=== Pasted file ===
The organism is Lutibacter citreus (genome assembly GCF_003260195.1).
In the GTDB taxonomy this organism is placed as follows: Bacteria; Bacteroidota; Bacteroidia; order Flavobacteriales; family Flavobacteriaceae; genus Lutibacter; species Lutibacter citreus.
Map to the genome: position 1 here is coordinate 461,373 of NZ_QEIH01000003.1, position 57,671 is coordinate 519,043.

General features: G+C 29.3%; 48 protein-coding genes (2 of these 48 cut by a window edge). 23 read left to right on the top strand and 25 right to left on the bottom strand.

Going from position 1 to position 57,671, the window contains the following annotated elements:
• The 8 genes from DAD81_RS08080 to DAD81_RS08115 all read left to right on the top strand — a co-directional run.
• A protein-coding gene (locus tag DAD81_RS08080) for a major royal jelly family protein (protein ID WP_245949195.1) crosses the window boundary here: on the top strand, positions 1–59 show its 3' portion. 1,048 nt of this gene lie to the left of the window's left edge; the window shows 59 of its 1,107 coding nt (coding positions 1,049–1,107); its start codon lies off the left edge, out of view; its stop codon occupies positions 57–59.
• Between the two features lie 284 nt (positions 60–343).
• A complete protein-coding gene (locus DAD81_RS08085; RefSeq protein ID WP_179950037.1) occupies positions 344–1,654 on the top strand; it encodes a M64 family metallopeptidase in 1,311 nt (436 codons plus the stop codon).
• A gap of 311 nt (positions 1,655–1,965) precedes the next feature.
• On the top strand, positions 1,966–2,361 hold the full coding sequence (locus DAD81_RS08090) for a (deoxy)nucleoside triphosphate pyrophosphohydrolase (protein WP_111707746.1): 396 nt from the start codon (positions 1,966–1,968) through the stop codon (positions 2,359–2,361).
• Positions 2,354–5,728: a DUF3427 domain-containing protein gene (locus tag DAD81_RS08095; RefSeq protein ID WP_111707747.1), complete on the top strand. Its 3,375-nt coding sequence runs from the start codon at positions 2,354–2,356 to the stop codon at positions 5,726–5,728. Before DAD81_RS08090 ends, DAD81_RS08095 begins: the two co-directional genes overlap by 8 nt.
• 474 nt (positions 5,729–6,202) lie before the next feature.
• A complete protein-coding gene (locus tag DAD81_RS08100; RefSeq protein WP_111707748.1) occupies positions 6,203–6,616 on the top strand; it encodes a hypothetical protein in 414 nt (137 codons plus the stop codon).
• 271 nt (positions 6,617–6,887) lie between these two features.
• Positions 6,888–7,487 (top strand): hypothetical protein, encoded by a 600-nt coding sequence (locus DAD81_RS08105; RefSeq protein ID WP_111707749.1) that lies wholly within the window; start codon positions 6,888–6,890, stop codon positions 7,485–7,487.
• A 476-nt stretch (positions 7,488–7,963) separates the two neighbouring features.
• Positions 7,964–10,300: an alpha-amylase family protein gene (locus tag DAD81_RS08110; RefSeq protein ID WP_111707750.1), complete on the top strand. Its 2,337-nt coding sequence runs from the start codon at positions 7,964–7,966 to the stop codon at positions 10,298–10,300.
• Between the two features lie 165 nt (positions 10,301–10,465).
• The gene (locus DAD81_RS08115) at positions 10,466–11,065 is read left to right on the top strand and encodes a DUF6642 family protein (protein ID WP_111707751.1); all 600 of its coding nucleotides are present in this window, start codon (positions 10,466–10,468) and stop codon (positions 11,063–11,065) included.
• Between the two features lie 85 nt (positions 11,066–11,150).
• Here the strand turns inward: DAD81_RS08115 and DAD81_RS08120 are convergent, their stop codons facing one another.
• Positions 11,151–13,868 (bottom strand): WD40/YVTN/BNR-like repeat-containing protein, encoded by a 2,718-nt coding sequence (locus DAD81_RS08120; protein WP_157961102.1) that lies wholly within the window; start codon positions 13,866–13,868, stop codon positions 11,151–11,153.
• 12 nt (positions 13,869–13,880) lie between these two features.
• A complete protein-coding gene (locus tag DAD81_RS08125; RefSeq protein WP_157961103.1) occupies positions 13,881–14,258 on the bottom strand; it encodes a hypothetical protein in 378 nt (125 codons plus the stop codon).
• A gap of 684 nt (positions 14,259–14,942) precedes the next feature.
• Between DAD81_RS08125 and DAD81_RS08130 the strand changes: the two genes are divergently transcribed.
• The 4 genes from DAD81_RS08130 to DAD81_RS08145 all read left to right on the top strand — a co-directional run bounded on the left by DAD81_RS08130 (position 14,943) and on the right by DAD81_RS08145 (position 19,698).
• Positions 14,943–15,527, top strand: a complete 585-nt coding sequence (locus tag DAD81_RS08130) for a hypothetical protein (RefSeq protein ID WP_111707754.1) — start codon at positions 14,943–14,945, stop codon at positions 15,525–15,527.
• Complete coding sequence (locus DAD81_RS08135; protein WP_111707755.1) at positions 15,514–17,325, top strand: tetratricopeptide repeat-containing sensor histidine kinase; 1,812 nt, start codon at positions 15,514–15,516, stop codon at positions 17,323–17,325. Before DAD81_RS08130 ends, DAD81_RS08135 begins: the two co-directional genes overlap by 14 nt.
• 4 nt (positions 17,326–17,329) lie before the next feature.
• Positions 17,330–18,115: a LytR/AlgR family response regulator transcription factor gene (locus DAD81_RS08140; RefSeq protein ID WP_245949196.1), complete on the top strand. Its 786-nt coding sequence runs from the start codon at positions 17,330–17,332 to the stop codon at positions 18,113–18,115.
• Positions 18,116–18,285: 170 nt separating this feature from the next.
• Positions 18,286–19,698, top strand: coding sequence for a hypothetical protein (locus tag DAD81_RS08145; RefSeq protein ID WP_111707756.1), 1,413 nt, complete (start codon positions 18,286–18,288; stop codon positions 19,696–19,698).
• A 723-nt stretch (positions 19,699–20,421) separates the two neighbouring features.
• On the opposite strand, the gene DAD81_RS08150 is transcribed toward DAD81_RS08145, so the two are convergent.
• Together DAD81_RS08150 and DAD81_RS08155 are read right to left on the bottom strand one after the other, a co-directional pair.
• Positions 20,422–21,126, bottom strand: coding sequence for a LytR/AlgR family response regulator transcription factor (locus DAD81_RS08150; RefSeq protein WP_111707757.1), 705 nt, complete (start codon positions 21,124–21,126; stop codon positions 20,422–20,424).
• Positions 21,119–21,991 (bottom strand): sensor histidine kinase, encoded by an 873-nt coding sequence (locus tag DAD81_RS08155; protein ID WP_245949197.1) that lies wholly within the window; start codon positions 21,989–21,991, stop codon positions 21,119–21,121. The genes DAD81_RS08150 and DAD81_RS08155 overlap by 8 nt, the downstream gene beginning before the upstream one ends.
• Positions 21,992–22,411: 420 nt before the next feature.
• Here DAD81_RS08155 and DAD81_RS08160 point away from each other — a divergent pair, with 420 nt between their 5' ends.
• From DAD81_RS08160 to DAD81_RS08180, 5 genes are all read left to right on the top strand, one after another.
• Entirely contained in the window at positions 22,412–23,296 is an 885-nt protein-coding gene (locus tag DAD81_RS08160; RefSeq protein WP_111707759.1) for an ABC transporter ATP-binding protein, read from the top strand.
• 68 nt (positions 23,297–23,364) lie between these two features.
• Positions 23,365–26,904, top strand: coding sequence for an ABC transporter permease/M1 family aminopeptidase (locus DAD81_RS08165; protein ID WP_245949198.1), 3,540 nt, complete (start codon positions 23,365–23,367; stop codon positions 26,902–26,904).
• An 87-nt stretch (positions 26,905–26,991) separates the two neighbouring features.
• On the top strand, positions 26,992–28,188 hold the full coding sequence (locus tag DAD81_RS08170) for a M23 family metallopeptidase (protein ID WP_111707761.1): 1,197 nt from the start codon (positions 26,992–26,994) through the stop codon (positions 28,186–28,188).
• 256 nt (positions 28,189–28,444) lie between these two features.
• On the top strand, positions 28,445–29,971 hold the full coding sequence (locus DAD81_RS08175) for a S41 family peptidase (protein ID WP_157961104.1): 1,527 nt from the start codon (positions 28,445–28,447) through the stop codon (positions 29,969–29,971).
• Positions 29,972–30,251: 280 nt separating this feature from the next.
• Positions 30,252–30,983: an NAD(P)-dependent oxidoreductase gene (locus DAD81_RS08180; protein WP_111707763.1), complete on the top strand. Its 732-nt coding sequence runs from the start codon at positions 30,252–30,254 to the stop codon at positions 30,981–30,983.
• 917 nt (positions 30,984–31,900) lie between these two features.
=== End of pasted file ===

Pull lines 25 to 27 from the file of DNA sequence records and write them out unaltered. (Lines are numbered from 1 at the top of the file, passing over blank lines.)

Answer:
• A complete protein-coding gene (locus tag DAD81_RS08125; RefSeq protein WP_157961103.1) occupies positions 13,881–14,258 on the bottom strand; it encodes a hypothetical protein in 378 nt (125 codons plus the stop codon).
• A gap of 684 nt (positions 14,259–14,942) precedes the next feature.
• Between DAD81_RS08125 and DAD81_RS08130 the strand changes: the two genes are divergently transcribed.